The Eighth U.S. Army told the Korean government on Wednesday that it disposed overseas of drums of chemicals buried at Camp Carroll in Chilgok, North Gyeongsang Province in the late 1970s together with the contaminated soil.
Based on a report by the U.S. Army Corps of Engineers in 1992, the Eighth Army earlier said the drums of chemicals that had been buried in Area D within the camp in 1979 and 1980, together with 40 to 60 tons of contaminated soil, were removed from the camp, but it did not know whether they were disposed of in Korea or abroad.
Eighth U.S. Army Commander Lt. Gen. John Johnson told new Environment Minister Yoo Young-sook, who visited Camp Carroll Wednesday, that the contaminated materials buried in Area D was removed from Korea, Yoo told the Chosun Ilbo. But Johnson pledged to check whether there remains any contamination at the camp. U.S. veterans said earlier they buried the lethal defoliant Agent Orange at the camp.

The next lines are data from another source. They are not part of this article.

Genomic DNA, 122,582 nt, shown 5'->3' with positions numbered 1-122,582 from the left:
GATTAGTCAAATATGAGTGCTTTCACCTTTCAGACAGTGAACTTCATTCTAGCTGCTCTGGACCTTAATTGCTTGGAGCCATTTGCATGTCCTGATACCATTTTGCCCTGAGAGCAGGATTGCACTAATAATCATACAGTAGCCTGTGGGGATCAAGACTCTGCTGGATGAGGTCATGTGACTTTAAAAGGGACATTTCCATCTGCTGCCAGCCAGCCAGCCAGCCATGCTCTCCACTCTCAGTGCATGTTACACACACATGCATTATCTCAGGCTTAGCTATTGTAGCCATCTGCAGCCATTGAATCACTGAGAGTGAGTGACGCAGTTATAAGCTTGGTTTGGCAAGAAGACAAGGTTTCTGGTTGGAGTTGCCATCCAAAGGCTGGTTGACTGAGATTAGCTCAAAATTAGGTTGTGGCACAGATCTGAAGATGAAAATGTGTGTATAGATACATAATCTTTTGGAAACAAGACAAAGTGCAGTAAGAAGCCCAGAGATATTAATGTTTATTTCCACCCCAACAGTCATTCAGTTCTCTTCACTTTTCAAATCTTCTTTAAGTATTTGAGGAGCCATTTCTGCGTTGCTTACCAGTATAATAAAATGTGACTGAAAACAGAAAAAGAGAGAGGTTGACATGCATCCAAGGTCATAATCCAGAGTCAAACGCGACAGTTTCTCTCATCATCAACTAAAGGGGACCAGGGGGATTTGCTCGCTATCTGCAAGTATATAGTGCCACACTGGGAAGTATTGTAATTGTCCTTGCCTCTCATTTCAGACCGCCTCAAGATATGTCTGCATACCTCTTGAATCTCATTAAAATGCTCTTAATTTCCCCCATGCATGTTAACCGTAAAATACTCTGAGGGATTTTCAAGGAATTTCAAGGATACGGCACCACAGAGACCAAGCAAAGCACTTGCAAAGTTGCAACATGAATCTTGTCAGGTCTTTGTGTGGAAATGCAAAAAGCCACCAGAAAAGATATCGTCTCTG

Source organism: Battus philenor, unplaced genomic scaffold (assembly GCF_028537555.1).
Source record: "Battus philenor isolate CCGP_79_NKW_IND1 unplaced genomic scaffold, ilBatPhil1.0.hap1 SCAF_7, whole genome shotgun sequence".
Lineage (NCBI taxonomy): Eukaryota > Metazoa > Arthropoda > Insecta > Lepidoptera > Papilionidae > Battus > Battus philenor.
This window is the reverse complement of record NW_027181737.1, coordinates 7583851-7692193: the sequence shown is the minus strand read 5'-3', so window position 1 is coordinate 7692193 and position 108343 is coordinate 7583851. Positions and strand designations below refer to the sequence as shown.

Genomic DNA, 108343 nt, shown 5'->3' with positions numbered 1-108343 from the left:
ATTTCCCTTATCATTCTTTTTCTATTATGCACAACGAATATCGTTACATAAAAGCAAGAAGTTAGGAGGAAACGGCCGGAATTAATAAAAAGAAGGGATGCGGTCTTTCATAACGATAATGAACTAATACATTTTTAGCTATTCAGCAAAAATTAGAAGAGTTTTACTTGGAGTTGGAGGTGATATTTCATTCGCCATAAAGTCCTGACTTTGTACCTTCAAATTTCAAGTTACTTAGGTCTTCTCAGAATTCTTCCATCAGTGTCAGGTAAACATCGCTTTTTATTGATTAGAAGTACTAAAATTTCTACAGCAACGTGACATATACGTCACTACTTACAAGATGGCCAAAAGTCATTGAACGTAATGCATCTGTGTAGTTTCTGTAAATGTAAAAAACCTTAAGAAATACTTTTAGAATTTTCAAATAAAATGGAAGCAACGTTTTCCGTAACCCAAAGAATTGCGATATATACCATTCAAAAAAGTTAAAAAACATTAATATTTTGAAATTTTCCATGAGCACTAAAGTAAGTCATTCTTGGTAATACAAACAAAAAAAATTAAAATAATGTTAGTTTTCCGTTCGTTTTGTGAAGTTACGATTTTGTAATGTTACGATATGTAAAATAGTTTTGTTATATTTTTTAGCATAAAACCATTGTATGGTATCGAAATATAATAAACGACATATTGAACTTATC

Yoo said Johnson looked unconvinced that the contaminated materials had really been taken overseas, but was only reporting statements from those who worked at the camp at that time.
In a press release on May 23, the Eighth Army said drums and contaminated soil were removed from Area D and disposed of somewhere else. On May 26, Johnson said he was trying to find out where and how the drums were disposed of.
On Thursday, a joint team from both countries starts investigating Area D, a helicopter pad, and Area 41 within the camp.